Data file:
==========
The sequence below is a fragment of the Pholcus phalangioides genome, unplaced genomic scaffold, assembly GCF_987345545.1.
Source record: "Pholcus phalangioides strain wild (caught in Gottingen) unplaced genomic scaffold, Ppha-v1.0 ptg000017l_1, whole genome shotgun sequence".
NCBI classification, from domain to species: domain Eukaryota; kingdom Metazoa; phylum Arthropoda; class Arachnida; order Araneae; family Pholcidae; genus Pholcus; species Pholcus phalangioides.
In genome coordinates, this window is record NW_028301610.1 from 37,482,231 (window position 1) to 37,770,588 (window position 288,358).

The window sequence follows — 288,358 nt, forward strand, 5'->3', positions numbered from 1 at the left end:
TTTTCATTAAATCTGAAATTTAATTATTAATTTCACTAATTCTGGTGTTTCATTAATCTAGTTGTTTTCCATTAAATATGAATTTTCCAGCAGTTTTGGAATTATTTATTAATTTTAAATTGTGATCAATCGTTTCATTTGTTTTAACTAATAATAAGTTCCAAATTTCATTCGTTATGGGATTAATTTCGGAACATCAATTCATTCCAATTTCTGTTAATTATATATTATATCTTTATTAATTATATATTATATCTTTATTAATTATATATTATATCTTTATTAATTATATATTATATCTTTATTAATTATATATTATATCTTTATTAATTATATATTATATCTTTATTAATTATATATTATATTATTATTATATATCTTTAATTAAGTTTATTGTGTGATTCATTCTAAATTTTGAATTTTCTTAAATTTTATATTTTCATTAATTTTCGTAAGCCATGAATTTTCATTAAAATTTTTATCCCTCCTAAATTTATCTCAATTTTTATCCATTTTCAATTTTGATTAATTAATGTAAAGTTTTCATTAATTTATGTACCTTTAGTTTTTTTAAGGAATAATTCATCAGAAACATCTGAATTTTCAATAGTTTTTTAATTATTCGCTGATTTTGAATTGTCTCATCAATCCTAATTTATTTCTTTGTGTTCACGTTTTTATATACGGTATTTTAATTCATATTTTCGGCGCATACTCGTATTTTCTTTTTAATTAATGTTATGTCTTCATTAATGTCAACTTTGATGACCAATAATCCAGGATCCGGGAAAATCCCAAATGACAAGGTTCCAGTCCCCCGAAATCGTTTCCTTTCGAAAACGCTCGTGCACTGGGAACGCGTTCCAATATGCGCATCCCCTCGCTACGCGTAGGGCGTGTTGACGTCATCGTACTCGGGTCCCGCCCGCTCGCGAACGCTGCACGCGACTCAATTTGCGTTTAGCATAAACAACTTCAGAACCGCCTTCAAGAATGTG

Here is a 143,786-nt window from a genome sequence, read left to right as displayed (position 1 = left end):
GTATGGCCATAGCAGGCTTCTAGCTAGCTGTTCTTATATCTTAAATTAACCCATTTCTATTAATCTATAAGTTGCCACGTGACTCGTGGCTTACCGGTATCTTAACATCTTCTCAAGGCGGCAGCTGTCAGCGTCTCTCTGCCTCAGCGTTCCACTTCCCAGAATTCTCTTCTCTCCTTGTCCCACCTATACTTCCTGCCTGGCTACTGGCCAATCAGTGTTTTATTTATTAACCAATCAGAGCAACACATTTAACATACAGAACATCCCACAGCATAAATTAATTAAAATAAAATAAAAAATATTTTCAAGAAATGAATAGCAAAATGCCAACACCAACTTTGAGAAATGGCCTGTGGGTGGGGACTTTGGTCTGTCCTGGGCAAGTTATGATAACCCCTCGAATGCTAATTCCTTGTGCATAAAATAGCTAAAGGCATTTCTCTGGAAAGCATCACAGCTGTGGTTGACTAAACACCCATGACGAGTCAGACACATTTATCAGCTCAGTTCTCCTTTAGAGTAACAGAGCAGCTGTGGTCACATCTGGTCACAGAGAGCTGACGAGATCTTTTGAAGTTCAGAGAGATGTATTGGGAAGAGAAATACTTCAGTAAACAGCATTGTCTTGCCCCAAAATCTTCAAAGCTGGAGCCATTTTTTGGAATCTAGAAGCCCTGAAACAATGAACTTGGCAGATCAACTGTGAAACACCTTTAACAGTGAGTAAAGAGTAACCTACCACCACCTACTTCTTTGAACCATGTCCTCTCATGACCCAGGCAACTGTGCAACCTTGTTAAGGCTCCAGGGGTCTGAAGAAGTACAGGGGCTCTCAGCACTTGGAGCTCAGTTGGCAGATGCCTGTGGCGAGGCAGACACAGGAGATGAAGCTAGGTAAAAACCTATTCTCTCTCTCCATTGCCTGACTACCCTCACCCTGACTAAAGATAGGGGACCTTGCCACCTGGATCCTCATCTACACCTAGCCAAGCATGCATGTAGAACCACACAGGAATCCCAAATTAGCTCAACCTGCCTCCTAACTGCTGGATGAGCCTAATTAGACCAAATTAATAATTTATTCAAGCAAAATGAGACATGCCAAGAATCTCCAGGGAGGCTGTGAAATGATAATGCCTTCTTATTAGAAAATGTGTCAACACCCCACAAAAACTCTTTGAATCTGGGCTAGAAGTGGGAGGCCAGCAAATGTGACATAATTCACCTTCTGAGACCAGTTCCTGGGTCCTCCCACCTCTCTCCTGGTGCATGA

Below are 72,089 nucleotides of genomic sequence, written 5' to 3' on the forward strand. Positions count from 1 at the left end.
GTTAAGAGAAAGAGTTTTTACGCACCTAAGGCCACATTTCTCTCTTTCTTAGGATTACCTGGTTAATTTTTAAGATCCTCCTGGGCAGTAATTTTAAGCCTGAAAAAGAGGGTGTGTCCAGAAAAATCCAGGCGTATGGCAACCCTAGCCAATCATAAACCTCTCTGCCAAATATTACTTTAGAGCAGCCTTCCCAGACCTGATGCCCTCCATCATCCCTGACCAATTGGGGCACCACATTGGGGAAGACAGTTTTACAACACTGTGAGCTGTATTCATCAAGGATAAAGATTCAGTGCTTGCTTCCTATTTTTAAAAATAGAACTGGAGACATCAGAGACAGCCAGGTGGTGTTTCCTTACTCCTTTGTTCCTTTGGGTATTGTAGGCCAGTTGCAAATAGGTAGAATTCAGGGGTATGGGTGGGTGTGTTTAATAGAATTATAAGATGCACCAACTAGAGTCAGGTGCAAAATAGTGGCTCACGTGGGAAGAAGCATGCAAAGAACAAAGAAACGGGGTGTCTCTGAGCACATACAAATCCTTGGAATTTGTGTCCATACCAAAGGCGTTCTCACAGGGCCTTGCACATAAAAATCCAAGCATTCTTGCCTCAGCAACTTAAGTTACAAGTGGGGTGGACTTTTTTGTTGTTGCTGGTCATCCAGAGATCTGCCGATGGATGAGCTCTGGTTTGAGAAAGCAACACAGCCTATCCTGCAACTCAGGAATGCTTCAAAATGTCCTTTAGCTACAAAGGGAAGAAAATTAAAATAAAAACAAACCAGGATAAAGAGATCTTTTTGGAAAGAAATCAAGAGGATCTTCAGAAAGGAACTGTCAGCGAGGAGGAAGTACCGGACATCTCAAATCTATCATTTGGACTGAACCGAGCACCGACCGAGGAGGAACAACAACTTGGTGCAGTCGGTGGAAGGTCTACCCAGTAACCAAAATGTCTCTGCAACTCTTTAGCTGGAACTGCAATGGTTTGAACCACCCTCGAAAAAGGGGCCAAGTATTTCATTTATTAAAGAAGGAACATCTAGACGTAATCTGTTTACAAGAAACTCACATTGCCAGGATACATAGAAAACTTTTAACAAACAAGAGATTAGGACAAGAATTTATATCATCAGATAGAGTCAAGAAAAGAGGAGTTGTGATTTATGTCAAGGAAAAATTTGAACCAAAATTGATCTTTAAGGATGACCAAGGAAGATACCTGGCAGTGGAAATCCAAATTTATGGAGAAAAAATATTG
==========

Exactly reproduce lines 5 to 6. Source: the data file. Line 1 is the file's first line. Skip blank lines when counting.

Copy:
The window sequence follows — 288,358 nt, forward strand, 5'->3', positions numbered from 1 at the left end:
TTTTCATTAAATCTGAAATTTAATTATTAATTTCACTAATTCTGGTGTTTCATTAATCTAGTTGTTTTCCATTAAATATGAATTTTCCAGCAGTTTTGGAATTATTTATTAATTTTAAATTGTGATCAATCGTTTCATTTGTTTTAACTAATAATAAGTTCCAAATTTCATTCGTTATGGGATTAATTTCGGAACATCAATTCATTCCAATTTCTGTTAATTATATATTATATCTTTATTAATTATATATTATATCTTTATTAATTATATATTATATCTTTATTAATTATATATTATATCTTTATTAATTATATATTATATCTTTATTAATTATATATTATATCTTTATTAATTATATATTATATTATTATTATATATCTTTAATTAAGTTTATTGTGTGATTCATTCTAAATTTTGAATTTTCTTAAATTTTATATTTTCATTAATTTTCGTAAGCCATGAATTTTCATTAAAATTTTTATCCCTCCTAAATTTATCTCAATTTTTATCCATTTTCAATTTTGATTAATTAATGTAAAGTTTTCATTAATTTATGTACCTTTAGTTTTTTTAAGGAATAATTCATCAGAAACATCTGAATTTTCAATAGTTTTTTAATTATTCGCTGATTTTGAATTGTCTCATCAATCCTAATTTATTTCTTTGTGTTCACGTTTTTATATACGGTATTTTAATTCATATTTTCGGCGCATACTCGTATTTTCTTTTTAATTAATGTTATGTCTTCATTAATGTCAACTTTGATGACCAATAATCCAGGATCCGGGAAAATCCCAAATGACAAGGTTCCAGTCCCCCGAAATCGTTTCCTTTCGAAAACGCTCGTGCACTGGGAACGCGTTCCAATATGCGCATCCCCTCGCTACGCGTAGGGCGTGTTGACGTCATCGTACTCGGGTCCCGCCCGCTCGCGAACGCTGCACGCGACTCAATTTGCGTTTAGCATAAACAACTTCAGAACCGCCTTCAAGAATGTG